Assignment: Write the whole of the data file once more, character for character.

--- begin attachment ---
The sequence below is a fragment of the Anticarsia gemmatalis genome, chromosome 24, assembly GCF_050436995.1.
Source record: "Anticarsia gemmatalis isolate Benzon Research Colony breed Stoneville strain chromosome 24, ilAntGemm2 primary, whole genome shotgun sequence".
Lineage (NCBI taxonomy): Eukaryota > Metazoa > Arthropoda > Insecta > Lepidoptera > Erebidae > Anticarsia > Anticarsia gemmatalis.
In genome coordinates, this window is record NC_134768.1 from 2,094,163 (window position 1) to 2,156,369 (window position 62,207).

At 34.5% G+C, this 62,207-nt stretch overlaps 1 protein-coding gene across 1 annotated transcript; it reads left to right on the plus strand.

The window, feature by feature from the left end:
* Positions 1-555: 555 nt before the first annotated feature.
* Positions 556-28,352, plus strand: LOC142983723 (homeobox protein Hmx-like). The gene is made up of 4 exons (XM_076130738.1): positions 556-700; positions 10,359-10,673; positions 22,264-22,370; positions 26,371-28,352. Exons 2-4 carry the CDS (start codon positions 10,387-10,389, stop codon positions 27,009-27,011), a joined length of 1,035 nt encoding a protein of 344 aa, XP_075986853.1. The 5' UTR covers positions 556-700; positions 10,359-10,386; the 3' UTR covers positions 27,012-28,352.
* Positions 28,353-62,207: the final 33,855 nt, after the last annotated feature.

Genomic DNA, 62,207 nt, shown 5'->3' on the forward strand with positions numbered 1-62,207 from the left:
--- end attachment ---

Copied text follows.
The sequence below is a fragment of the Anticarsia gemmatalis genome, chromosome 24, assembly GCF_050436995.1.
Source record: "Anticarsia gemmatalis isolate Benzon Research Colony breed Stoneville strain chromosome 24, ilAntGemm2 primary, whole genome shotgun sequence".
Lineage (NCBI taxonomy): Eukaryota > Metazoa > Arthropoda > Insecta > Lepidoptera > Erebidae > Anticarsia > Anticarsia gemmatalis.
In genome coordinates, this window is record NC_134768.1 from 2,094,163 (window position 1) to 2,156,369 (window position 62,207).

At 34.5% G+C, this 62,207-nt stretch overlaps 1 protein-coding gene across 1 annotated transcript; it reads left to right on the plus strand.

The window, feature by feature from the left end:
* Positions 1-555: 555 nt before the first annotated feature.
* Positions 556-28,352, plus strand: LOC142983723 (homeobox protein Hmx-like). The gene is made up of 4 exons (XM_076130738.1): positions 556-700; positions 10,359-10,673; positions 22,264-22,370; positions 26,371-28,352. Exons 2-4 carry the CDS (start codon positions 10,387-10,389, stop codon positions 27,009-27,011), a joined length of 1,035 nt encoding a protein of 344 aa, XP_075986853.1. The 5' UTR covers positions 556-700; positions 10,359-10,386; the 3' UTR covers positions 27,012-28,352.
* Positions 28,353-62,207: the final 33,855 nt, after the last annotated feature.

Genomic DNA, 62,207 nt, shown 5'->3' on the forward strand with positions numbered 1-62,207 from the left: